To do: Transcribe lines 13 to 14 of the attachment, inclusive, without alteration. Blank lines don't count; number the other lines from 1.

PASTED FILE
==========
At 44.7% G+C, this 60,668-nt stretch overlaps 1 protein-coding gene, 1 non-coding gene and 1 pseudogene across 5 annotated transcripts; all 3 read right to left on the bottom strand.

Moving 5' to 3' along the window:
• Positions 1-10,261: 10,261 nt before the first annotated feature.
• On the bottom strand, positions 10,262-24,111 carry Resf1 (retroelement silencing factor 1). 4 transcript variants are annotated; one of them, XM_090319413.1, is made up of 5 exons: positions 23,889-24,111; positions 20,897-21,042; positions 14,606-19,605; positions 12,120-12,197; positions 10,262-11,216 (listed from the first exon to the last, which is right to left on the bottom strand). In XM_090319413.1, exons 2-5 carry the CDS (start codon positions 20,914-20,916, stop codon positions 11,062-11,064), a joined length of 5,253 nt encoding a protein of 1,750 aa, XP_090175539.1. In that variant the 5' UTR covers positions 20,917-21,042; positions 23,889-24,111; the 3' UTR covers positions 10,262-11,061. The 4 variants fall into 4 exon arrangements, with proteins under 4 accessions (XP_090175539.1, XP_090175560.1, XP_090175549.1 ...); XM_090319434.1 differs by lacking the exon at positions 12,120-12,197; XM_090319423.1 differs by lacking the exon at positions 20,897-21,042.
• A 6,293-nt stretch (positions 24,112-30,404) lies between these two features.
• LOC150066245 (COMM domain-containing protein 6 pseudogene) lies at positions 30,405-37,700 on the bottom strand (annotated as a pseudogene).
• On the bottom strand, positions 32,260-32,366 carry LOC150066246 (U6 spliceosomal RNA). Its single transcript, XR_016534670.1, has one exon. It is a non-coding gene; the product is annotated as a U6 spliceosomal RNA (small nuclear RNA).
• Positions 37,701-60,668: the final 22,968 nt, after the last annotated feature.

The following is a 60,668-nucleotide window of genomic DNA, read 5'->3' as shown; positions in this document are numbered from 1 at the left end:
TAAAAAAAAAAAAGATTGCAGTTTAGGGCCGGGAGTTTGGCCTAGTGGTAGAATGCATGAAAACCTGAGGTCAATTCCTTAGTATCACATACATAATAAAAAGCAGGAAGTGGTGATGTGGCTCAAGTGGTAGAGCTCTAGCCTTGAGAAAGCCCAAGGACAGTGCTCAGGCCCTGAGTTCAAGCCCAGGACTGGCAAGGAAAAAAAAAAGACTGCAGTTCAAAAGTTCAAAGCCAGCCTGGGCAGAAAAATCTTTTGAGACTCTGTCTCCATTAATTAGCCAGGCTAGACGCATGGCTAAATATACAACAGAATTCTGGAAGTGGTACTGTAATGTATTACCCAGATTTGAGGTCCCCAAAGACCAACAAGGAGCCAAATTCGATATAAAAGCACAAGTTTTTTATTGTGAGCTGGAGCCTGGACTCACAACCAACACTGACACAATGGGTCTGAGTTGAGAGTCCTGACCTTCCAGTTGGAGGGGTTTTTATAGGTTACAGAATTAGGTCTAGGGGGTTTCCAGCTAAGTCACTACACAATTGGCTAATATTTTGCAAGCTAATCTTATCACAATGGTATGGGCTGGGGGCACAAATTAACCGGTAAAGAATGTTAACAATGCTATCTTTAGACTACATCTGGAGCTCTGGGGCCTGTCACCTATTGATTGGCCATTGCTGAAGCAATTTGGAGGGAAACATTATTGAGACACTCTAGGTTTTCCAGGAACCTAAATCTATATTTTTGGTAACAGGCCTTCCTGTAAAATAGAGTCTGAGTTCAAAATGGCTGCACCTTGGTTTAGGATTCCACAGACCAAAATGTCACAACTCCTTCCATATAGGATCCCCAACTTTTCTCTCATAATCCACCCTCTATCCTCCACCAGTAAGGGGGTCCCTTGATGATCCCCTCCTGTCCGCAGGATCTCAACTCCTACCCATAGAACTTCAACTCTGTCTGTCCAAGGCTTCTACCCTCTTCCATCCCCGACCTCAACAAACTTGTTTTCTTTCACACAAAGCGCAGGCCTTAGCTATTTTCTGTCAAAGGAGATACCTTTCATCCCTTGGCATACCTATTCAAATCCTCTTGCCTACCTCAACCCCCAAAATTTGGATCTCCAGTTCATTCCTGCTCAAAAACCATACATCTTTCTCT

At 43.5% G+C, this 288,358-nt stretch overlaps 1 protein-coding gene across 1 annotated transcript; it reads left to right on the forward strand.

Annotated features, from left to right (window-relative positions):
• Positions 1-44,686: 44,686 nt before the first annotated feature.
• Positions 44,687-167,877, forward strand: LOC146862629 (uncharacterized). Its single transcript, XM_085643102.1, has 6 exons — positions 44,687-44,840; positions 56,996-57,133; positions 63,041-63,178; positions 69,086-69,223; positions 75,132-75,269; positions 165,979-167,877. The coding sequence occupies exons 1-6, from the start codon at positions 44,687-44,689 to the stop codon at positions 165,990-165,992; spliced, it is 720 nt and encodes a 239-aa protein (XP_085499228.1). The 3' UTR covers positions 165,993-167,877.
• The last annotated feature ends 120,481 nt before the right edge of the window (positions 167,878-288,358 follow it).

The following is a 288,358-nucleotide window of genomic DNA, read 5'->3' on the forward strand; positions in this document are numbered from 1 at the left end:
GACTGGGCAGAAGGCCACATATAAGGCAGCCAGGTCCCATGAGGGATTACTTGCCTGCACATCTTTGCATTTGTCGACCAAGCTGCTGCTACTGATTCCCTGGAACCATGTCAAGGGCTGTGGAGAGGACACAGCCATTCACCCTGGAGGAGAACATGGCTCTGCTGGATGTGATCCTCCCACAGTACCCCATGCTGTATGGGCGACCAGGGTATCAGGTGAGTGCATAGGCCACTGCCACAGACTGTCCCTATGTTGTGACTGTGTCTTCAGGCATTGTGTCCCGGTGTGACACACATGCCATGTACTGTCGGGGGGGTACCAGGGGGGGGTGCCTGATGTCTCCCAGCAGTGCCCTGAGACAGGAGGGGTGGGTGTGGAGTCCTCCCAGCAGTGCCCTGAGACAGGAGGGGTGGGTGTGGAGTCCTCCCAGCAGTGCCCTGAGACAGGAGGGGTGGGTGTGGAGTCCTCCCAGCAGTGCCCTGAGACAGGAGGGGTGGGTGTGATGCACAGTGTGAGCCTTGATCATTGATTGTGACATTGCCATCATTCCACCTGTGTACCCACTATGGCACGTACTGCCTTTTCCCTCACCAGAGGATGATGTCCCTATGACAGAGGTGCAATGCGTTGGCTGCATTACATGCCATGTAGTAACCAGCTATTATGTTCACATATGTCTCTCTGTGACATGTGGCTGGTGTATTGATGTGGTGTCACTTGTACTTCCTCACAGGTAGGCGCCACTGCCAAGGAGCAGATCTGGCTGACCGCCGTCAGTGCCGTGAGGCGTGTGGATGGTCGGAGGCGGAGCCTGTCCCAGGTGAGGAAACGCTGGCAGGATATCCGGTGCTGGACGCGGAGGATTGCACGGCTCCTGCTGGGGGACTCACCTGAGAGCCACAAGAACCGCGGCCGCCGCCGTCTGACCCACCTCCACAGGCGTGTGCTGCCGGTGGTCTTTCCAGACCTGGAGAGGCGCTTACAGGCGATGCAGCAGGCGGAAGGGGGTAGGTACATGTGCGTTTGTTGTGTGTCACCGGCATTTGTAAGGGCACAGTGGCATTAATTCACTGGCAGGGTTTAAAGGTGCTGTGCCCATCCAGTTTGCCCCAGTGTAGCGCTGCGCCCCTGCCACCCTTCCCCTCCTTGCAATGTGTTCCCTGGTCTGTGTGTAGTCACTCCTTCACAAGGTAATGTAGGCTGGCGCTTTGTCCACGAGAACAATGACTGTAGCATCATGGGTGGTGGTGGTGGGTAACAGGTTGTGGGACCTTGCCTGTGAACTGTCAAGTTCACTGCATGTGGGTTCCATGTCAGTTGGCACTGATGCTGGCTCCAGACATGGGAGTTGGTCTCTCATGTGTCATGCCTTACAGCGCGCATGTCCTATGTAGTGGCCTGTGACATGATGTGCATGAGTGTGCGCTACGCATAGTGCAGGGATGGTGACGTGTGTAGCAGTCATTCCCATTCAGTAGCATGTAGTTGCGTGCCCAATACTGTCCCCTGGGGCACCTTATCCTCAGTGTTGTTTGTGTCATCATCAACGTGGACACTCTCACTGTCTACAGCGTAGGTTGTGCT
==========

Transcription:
• Positions 1-44,686: 44,686 nt before the first annotated feature.
• Positions 44,687-167,877, forward strand: LOC146862629 (uncharacterized). Its single transcript, XM_085643102.1, has 6 exons — positions 44,687-44,840; positions 56,996-57,133; positions 63,041-63,178; positions 69,086-69,223; positions 75,132-75,269; positions 165,979-167,877. The coding sequence occupies exons 1-6, from the start codon at positions 44,687-44,689 to the stop codon at positions 165,990-165,992; spliced, it is 720 nt and encodes a 239-aa protein (XP_085499228.1). The 3' UTR covers positions 165,993-167,877.